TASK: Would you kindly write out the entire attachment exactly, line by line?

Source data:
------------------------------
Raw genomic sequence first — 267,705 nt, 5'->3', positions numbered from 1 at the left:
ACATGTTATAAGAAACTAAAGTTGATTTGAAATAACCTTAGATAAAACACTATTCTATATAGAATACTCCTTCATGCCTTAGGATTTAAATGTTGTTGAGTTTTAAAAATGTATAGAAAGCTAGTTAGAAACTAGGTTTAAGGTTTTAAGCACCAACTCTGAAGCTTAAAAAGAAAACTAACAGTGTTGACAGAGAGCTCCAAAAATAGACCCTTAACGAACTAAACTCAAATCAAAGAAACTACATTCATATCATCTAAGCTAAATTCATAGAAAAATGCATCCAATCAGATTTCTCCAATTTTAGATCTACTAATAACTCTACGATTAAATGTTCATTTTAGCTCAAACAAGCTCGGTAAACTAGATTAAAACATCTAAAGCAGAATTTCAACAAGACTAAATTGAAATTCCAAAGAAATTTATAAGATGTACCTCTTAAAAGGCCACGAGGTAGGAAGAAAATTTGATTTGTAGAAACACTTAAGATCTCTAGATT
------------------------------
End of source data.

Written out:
Raw genomic sequence first — 267,705 nt, 5'->3', positions numbered from 1 at the left:
ACATGTTATAAGAAACTAAAGTTGATTTGAAATAACCTTAGATAAAACACTATTCTATATAGAATACTCCTTCATGCCTTAGGATTTAAATGTTGTTGAGTTTTAAAAATGTATAGAAAGCTAGTTAGAAACTAGGTTTAAGGTTTTAAGCACCAACTCTGAAGCTTAAAAAGAAAACTAACAGTGTTGACAGAGAGCTCCAAAAATAGACCCTTAACGAACTAAACTCAAATCAAAGAAACTACATTCATATCATCTAAGCTAAATTCATAGAAAAATGCATCCAATCAGATTTCTCCAATTTTAGATCTACTAATAACTCTACGATTAAATGTTCATTTTAGCTCAAACAAGCTCGGTAAACTAGATTAAAACATCTAAAGCAGAATTTCAACAAGACTAAATTGAAATTCCAAAGAAATTTATAAGATGTACCTCTTAAAAGGCCACGAGGTAGGAAGAAAATTTGATTTGTAGAAACACTTAAGATCTCTAGATT